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AARP’s Driver Safety Program Runs on Volunteers Skip to content

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AARP Driver Safety Runs on Volunteers

Teaching older drivers how to stay safe on the road is the main reward

female AARP Smart Driver volunteer instructor in a classroom

AARP/Thomas Arts

A problem: Many of us haven't had a refresher since we walked out of the DMV with our first driver's licenses decades ago. That's despite the fact that the driving landscape has changed considerably over the years — including increasingly advanced high-tech safety systems in automobiles.

A solution: AARP Driver Safety, an always-evolving program, first launched in 1979 as “55 Alive,” to keep older drivers safe and independent by reinforcing their skills and — especially these days — helping them stay up to date with new technology.

Since its inception, more than 16 million participants have completed the program, including the flagship course, AARP Smart Driver, a driving refresher class that takes place in classrooms across the country and is also available online. (See other courses described below.)

The secret to the Driver Safety program's success? Thousands of volunteers — most of them older drivers themselves.

"The heart and soul of our program is our 5,000 volunteers, who instruct the approximately 20,000 classroom courses across the country,” says Kyle Rakow, vice president and national director of AARP Driver Safety.


Take the AARP Smart Driver course online or find a course near you.


Volunteers’ backgrounds are as diverse as the makes and models of cars today. Betty-Coe de Broekert, 88, of Springfield, Ore., is a former teacher. Marcus Vinson, 69, of Wesley Chapel, Fla., worked as an engineer at General Motors. John Case, 65, of Peoria, Ariz., is a former military instructor.

They often start as participants who reach out to their instructors about volunteering opportunities; all potential volunteers are asked to fill out a short online application.

You don't need any particular qualifications beyond having the time and enthusiasm to help others and a comfort speaking in front of a group; you'll be trained in the material before you start teaching.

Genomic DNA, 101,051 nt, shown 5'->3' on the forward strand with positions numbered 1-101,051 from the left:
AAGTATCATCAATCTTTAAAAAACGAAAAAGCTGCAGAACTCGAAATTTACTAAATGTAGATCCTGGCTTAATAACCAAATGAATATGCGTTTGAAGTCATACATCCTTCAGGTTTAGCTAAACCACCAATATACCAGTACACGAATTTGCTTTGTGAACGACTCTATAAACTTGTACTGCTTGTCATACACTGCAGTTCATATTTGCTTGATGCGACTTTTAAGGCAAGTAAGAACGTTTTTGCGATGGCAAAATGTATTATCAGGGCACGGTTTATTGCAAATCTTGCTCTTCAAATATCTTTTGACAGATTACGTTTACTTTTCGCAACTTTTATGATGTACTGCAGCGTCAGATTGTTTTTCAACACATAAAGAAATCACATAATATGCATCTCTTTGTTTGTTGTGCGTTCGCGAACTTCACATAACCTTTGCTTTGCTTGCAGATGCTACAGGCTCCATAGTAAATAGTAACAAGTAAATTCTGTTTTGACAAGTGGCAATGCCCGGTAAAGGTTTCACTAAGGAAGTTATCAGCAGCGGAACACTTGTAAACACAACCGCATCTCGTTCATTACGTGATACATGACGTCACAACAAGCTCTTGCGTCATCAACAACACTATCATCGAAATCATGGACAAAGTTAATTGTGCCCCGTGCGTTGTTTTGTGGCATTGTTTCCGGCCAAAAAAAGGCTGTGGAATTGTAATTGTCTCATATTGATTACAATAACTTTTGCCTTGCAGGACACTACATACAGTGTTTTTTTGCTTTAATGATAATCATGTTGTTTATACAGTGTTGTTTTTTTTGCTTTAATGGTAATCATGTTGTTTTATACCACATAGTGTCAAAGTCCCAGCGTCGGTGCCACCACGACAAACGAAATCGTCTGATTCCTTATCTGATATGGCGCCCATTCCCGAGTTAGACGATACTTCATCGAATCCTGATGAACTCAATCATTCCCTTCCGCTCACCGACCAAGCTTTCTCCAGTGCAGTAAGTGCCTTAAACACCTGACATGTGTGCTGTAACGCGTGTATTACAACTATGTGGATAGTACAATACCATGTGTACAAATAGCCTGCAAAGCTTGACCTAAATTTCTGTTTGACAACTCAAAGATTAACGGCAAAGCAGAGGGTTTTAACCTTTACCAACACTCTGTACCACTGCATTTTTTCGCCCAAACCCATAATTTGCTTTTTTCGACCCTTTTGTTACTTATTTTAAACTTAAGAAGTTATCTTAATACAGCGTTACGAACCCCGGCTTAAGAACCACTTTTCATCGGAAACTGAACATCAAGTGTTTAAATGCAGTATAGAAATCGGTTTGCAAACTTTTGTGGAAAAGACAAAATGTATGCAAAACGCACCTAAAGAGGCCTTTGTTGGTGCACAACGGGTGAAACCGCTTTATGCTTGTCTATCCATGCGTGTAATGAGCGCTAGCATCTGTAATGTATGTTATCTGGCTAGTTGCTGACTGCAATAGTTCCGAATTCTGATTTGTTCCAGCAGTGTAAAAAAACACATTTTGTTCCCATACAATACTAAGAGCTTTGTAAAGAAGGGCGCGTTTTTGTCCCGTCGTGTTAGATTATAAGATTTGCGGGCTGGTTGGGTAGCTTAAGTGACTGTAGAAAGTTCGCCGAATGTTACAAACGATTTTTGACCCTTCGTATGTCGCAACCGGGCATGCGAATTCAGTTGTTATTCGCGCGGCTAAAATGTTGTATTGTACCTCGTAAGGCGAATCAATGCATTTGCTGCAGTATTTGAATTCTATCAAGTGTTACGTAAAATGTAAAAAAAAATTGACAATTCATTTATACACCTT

Time commitment varies. Some instructors do the minimum of three classes a year, while others might do a course every week. For those who also take on managerial or marketing positions, in addition to their instructor duties, it may be a full-time job — one that they take very seriously.

"Things are much more complicated now than when we first started driving,” Vinson says. “Cars have changed. Roads have changed. Laws have changed. And we've changed. It breeds an opportunity for people to say, ‘I've got to get reacquainted with driving to feel more comfortable on the road.’ “

And, let's face it, it's in everyone's interest for other drivers to be skilled. “I tell my classes: ‘I share the road with you. If you're doing what you're supposed to be doing, I worry less,’ “ Case says.

Instructor teaching a Smart Driver course

AARP/Thomas Arts

The reasons for volunteering are many. De Broekert says it offers “an opportunity to keep my mind and body active and challenged.” And there's the gratification that comes from giving back: “Our job in life, especially at this age, is to see what we can do for others,” says Nancy Aluck, 77, of Brandon, Fla., who volunteers with her husband. “This program fulfills that — meeting people who may have a difficult time getting out but still have an automobile. If we can make them safer and help them drive several years yet, we feel very good about it.”

It's also, frankly, a lot of fun. “I enjoy the back-and-forth,” Vinson says. “When I open up the class, people ask, ‘What did you do for a living?’ I tell them that I used to work for one of the largest automobile manufacturers in the world. Then we have a discussion about who made the best cars or a spirited debate about which car is the safest car, or the most fun drive. We share stories and reminisce about driving. ‘Remember your first car? Did you have air-conditioning? Power windows?’ It's an opportunity for people who have been behind the wheel for many years to remember the good old drives."

And then there are those special moments. “I had a 77-year-old woman who attended one of the courses because her kids insisted,” recalls instructor Sherry Kolodziejczak, 58, of Huntsville, Ala. “She came in with that chip on her shoulder, telling me, ‘I'm only here because I have to be. How long is this going to take?’ Eventually, she started to lean in and pay attention, and after the first break, moved herself from the very back of the room to the front.

When the course ended, she told me, ‘I feel in my heart that I'm a safe driver, but I'm going to do those other AARP driver programs to see what they're all about.’ That was a good Driver Safety moment,” Kolodziejczak says.

AARP Driver Safety courses:

Smart Driver. The flagship driver refresher course is held online and all over the country, in neighborhood libraries, senior centers, hospitals, churches, car dealerships, restaurants, you name it. ("Literally, anywhere you could think of setting up a classroom,” Rakow says.)

Smart DriverTEK, one of the newest offerings, helps drivers understand the ever-evolving vehicle safety technologies.

CarFit, a free event-based program, is designed to “custom-fit” drivers to their vehicles, assessing everything from the positioning of the side-view and rearview mirrors to checking accessibility to the brake pedal.

We Need to Talk, a seminar available in classrooms and online, provides advice on how to recognize when it's time to limit or stop driving, advice on how to approach this often-delicate topic with a loved one, as well as information on alternative transportation in your area.

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